May 8, 2014; New York, NY, USA; Ryan Shazier (Ohio State) holds up his jersey after being selected as the number fifteen overall pick in the first round of the 2014 NFL Draft to the Pittsburgh Steelers at Radio City Music Hall. Mandatory Credit: Adam Hunger-USA TODAY Sports

Is Ryan Shazier the Next Troy Polamalu for the Pittsburgh Steelers?


In a recent non-contact practice the Pittsburgh Steelers began to show off what their first round pick can do.  Ryan Shazier spent the practice lining up all over the defense, using his speed to impress nearly everybody watching.  Shazier, mostly playing inside linebacker, lined up against whomever Dick Lebeau decided he should.  One play he was against Pro Bowl wide receiver Antonio Brown, the next play he was assigned to Le’Veon Bell, and after that he spent time covering Heath Miller.  Shazier also made an impressive interception against Bruce Gradkowski that few inside linebackers could make.  Here is Alan Robinson’s perspective of the pick.

Even some of the offensive players are beginning to recognize the impact that Shazier’s athleticism will have.  Ben Roethlisberger sounded like he was talking about Troy Polamalu, when he said, “Shazier is going to be fun to watch.”  That quote along with the description of the practice given by Robinson has begun to make people think that the old, slow, yet reliable Steelers defense is quickly becoming younger and faster before our eyes.

If Shazier continues to learn Lebeau’s defense at a solid rate, it would be shocking to not see him in the starting lineup come September.  He has already proclaimed his knowledge of the Steelers playbook at a “five or six” on a scale of 1-10.  The more comfortable he gets with the playbook and the more comfortable Dick LeBeau gets with him in the starting lineup, we could begin to see Polamalu-esque plays from the rookie linebacker.  A game changer on the defensive side of the ball is something that the Steelers definitely need.  Last year the Steelers forced 20 turnovers, only four teams had less than that in 2013.  If Shazier lives up to some of this hype and gets to play with a healthy Polamalu, it’s not hard to believe that the Steelers will have more than 20 turnovers this season.  Plus you would have to assume that being on the Steelers is the perfect situation for a player with the attributes Shazier appears to have.  Learning from a player like Polamalu and coach like Dick LeBeau can only help his chances of becoming a great player.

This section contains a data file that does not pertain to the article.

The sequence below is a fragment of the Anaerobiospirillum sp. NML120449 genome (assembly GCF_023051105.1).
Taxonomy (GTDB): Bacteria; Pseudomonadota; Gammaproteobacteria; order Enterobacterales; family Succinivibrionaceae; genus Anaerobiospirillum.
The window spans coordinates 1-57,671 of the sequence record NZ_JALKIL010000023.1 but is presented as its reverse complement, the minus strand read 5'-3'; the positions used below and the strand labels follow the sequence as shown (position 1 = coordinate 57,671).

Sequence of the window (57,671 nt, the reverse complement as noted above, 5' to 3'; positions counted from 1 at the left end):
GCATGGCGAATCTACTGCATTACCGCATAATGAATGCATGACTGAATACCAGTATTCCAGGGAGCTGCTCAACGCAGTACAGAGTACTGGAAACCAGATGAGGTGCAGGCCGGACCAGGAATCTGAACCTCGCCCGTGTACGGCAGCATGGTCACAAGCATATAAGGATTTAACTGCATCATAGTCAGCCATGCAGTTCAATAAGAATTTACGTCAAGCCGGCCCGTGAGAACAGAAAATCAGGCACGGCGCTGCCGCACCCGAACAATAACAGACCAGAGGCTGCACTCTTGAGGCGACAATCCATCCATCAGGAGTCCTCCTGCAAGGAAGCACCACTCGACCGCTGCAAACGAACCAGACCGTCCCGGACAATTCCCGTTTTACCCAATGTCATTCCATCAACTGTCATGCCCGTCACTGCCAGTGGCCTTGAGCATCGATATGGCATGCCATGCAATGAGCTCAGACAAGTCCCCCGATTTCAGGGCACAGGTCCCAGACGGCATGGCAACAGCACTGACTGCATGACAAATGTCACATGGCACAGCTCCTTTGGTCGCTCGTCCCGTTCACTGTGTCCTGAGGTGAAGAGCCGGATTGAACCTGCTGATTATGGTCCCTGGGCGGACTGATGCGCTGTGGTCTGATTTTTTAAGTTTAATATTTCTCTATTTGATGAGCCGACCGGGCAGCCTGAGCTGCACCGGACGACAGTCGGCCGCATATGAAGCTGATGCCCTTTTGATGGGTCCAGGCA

It appears Shazier will certainly help defending the pass, the question that remains is will Shazier be able to help the run defense that finished with a ranking of 21 last year?  At only 6’1″ and 237 pounds, Shazier is not a monster physically.  All the Steelers can hope for is that he continues to learn the LeBeau defense and that he can keep giving the Steelers memorable athletic plays, even if they are just practice plays for now.

Tags: Pittsburgh Steelers Ryan Shazier

  • PJ_CA

    I really hope he has the impact on defense that he appears to have the ability to have. It’s hard to say anything about a rookie in June though, he hasn’t played a down yet. Can he make plays in the running game? Why not? If the D-line can get some push at all he has the speed to hit holes and stop runners, but that is a big IF with he D-line, they obviously failed last year. I wasn’t a fan of the Shazier pick, I wanted a CB, but he’s here, he’s a Steeler, and he’s got my support. I hope he does well, we really need him to be a playmaker on defense.

  • ApexSteel

    A little early for this question. Can he play in a variety of positions on the field because of his athleticism like Polamalu? Yes. Can he play as instinctively as Polamalu does. Absolutely not. Is that a bad thing? Of course not. I don’t think anyone can replicate Polamalu’s style of play. He just seems to have a 6th, 7th, and 8th sense when it comes to what the offense wants to do. He can be a great player, but with his own distinctive style not Polamalu’s

  • Carl Eagan

    I have been a critic of the Shazier pick. Showing that he projected as an OLB and was very weak on the inside. His major weakness is his lack of strength at the point of attack he doesn’t make alot of tackles in front of him and he also isn’t strong enough to shed blocks. His other glaring weakness was he lost track of his assignment in routes. Most anyone can look good in shorts but thats not how the game is played. Lets hope between Butler, Porter and Timmon’s he learns enough to play decently. But don’t put pressure on the kid that isn’t as good as the writers like to make him out to be let him develop and learn his own style of play because the NFL isn’t like the teams he is used to playing.

    • Too high fa Dis

      Shut the fuck up.